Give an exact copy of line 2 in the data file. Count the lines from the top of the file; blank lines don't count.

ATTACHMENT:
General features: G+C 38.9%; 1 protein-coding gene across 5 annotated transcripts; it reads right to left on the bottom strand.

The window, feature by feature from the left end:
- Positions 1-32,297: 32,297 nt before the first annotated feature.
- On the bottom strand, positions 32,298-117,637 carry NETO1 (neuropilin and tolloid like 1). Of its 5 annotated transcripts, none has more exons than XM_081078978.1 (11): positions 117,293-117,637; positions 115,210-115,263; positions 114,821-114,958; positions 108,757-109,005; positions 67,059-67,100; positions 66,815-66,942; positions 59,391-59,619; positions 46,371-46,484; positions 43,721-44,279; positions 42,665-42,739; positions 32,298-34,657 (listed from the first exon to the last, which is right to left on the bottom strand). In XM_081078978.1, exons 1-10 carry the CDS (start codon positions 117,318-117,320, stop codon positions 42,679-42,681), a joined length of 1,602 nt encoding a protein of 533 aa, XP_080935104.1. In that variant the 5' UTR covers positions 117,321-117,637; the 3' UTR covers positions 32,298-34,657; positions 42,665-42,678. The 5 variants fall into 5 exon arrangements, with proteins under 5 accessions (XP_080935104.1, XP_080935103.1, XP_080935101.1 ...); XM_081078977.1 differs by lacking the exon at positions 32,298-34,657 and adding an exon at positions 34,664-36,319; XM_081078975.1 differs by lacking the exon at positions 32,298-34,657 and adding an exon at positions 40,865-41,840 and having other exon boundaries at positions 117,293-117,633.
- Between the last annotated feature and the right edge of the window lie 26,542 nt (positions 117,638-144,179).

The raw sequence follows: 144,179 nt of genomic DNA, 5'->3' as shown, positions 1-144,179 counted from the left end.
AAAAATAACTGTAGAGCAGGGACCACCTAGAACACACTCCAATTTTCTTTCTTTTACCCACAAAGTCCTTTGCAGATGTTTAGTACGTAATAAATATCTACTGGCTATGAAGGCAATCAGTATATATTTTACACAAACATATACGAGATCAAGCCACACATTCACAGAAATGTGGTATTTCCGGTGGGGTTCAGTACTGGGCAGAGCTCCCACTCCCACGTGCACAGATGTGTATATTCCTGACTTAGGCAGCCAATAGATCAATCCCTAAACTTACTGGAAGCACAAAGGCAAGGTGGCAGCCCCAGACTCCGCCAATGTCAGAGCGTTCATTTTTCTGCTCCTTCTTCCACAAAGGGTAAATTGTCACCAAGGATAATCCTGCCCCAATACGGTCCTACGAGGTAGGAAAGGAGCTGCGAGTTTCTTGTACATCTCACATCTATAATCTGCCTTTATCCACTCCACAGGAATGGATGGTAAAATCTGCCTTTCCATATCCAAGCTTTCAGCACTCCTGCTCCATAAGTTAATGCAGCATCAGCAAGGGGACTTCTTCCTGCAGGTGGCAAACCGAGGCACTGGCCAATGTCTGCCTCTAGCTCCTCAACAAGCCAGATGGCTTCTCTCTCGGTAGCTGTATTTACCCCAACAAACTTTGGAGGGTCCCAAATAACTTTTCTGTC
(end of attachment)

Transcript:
The window, feature by feature from the left end: